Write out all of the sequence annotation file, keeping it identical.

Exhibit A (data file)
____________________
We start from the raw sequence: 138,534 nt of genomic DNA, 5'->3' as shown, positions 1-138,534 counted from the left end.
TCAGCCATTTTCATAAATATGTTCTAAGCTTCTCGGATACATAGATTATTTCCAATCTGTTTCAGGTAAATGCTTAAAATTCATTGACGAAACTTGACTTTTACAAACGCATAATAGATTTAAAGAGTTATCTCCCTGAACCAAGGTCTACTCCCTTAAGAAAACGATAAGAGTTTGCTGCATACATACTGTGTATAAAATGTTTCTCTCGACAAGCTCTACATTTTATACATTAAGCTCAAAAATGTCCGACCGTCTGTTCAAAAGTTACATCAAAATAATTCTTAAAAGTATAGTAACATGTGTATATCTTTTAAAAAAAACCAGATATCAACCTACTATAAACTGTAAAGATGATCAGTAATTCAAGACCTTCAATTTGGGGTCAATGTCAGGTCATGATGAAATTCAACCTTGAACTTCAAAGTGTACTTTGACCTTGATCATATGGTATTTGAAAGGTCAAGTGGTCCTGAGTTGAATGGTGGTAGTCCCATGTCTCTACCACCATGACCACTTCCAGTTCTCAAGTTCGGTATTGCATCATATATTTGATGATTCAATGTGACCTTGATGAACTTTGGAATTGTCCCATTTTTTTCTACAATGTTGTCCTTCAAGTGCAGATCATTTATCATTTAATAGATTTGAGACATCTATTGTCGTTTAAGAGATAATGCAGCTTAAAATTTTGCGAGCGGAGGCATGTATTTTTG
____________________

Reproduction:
We start from the raw sequence: 138,534 nt of genomic DNA, 5'->3' as shown, positions 1-138,534 counted from the left end.
TCAGCCATTTTCATAAATATGTTCTAAGCTTCTCGGATACATAGATTATTTCCAATCTGTTTCAGGTAAATGCTTAAAATTCATTGACGAAACTTGACTTTTACAAACGCATAATAGATTTAAAGAGTTATCTCCCTGAACCAAGGTCTACTCCCTTAAGAAAACGATAAGAGTTTGCTGCATACATACTGTGTATAAAATGTTTCTCTCGACAAGCTCTACATTTTATACATTAAGCTCAAAAATGTCCGACCGTCTGTTCAAAAGTTACATCAAAATAATTCTTAAAAGTATAGTAACATGTGTATATCTTTTAAAAAAAACCAGATATCAACCTACTATAAACTGTAAAGATGATCAGTAATTCAAGACCTTCAATTTGGGGTCAATGTCAGGTCATGATGAAATTCAACCTTGAACTTCAAAGTGTACTTTGACCTTGATCATATGGTATTTGAAAGGTCAAGTGGTCCTGAGTTGAATGGTGGTAGTCCCATGTCTCTACCACCATGACCACTTCCAGTTCTCAAGTTCGGTATTGCATCATATATTTGATGATTCAATGTGACCTTGATGAACTTTGGAATTGTCCCATTTTTTTCTACAATGTTGTCCTTCAAGTGCAGATCATTTATCATTTAATAGATTTGAGACATCTATTGTCGTTTAAGAGATAATGCAGCTTAAAATTTTGCGAGCGGAGGCATGTATTTTTG